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June 29, 2023

Anniversary Weekend panel event touches on careers in the public sphere and the role of collaboration.


The notion of service to others is woven into the very fabric of St. Paul’s School, from a School Prayer that exhorts us to be “eager to bear the burden of others” to a mission squarely focused on educating students to build purposeful lives in service to the greater good. Following panel conversations earlier in the year focused on nonprofit leadership and the arts, during Anniversary Weekend SPS wrapped up its examination of what it means to live a life in service with a conversation among reunion attendees working in the art, health and legislative sectors: Kevin Gover ’73, undersecretary for museums and culture at the Smithsonian and former director of the National Museum of the American Indian; Rebecca Haffajee ’98, principal deputy assistant secretary for planning and evaluation in the U.S. Department of Health and Human Services; and John Cronin ’08 a Massachusetts state senator and former U.S. Army officer.

The standing-room-only event, held in the Friedman Community Center’s Raffini Commons on Saturday, June 10, was moderated by Rector Kathy Giles, and the wide-ranging conversation touched on everything from the reclamation of Indigenous artifacts to military service to the social systems that factor into substance abuse. Early in the conversation, Giles noted that while our School Prayer calls on us to be eager to bear the burdens of others, it does so — “conspicuously,” she said — without defining or limiting who those “others” are. “How do you approach collaboration with people who have widely different points of view from your own?” she asked the panelists.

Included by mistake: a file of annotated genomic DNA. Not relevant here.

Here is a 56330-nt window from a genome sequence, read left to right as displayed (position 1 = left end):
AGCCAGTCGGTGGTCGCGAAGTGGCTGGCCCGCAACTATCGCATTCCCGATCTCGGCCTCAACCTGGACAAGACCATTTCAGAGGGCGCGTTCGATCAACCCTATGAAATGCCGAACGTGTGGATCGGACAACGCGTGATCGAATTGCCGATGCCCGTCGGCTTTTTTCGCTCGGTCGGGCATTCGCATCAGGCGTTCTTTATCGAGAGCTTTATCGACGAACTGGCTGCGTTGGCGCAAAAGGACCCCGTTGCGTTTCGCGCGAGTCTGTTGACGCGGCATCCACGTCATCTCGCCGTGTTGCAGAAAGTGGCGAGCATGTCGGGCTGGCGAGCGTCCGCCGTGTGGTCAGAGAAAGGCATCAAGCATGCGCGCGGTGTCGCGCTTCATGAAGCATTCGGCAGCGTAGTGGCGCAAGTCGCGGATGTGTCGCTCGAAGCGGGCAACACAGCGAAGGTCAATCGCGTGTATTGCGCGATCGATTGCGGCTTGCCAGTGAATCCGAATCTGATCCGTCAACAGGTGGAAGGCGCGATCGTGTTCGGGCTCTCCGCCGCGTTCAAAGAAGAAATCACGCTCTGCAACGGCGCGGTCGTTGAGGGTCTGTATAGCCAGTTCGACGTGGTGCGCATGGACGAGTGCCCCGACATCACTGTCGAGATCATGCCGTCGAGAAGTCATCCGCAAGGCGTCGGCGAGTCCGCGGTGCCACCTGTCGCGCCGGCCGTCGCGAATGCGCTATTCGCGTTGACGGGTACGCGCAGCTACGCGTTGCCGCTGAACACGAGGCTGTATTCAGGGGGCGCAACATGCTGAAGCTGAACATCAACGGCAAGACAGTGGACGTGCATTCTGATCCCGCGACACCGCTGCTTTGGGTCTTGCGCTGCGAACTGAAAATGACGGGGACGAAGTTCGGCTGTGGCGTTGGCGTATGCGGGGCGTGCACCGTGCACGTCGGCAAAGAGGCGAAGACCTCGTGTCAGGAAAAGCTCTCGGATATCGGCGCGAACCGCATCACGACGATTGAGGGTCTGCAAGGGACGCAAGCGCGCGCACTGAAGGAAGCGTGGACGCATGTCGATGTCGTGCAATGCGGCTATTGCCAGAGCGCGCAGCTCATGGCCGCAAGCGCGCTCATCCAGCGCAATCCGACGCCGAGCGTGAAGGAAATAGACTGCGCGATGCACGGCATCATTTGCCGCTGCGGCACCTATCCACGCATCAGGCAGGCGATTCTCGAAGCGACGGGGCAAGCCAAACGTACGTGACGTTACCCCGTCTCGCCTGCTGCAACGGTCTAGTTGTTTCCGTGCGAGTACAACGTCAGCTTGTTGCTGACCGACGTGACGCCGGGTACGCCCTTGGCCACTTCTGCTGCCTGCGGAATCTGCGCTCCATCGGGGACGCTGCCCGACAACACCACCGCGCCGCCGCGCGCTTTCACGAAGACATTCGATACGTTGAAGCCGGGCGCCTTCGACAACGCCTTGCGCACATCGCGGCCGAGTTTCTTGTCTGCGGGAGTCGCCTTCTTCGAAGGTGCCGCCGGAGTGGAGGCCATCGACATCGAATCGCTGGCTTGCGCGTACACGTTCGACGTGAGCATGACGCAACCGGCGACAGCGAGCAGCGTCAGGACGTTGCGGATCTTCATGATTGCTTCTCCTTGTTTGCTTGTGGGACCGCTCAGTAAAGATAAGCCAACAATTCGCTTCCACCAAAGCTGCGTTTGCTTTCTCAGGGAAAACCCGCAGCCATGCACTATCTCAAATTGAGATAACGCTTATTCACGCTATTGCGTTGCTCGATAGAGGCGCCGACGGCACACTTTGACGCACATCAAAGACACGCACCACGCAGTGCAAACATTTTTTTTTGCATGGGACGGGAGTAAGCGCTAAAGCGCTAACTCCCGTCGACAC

Cronin at service alumni panel event

Public service is really noble and really honorable … We should be encouraging young people to run for public office.”

— John Cronin ’08

Haffajee, who became interested in health policy as an undergraduate at Duke and now focuses her research and policy work on issues related to substance abuse and the U.S. overdose crisis, agreed that Giles’ question reflects a very real challenge. “But how I approach it is by listening a lot and respecting other people’s points of view,” she said. Even if you end up staying confident in your position, she continued, at the end of the day you learned something from someone else and had the opportunity to consider a new perspective.

Cronin, who attended St. Paul’s School while the U.S. was engaged in the war in Iraq and attended college at West Point, said that having something in common — a shared goal, experience or, in his case, a military oath — boosts camaraderie and collaboration. “I think of my infantry platoon that I served with 10 years ago. I don’t know if they’d vote for me, but I know we could sit down and have a beer and be proud of the work we did together. I think we’ve got to get toward that as a country somehow,” he said.

A citizen of the Pawnee Tribe of Oklahoma, Gover noted that he hadn’t as much pursued the idea of public service as selected a cause — the empowerment of the Native American Nation — that inevitably brought him into the sphere of service; working in roles in which communication and collaboration are critical to success. Among the Princeton grad’s other responsibilities today is ensuring the return of items from the Smithsonian’s 21 museums to the Native tribes from which they were taken. “Now, museums across the country and throughout the world are examining their collections and saying, ‘Should we really have this? And what are our obligations to the communities where this material originated?’” he said.

Near the end of the discussion, Gover used a football analogy to emphasize that work in the public sector is important, no matter the size of the role: Everybody wants to be the quarterback, but there’s equal nobility in being one of the blockers that helps the quarterback score the touchdown. In conjuntion with the comment, his mention of Cliff Gillespie P’79,’81, the late SPS faculty member, science teacher and coach who was well known for his sports analogies, brought chuckles and murmurs of appreciation from the crowd.

“Public service is really noble and really honorable,” said Cronin. “We should be encouraging young people to run for public office.”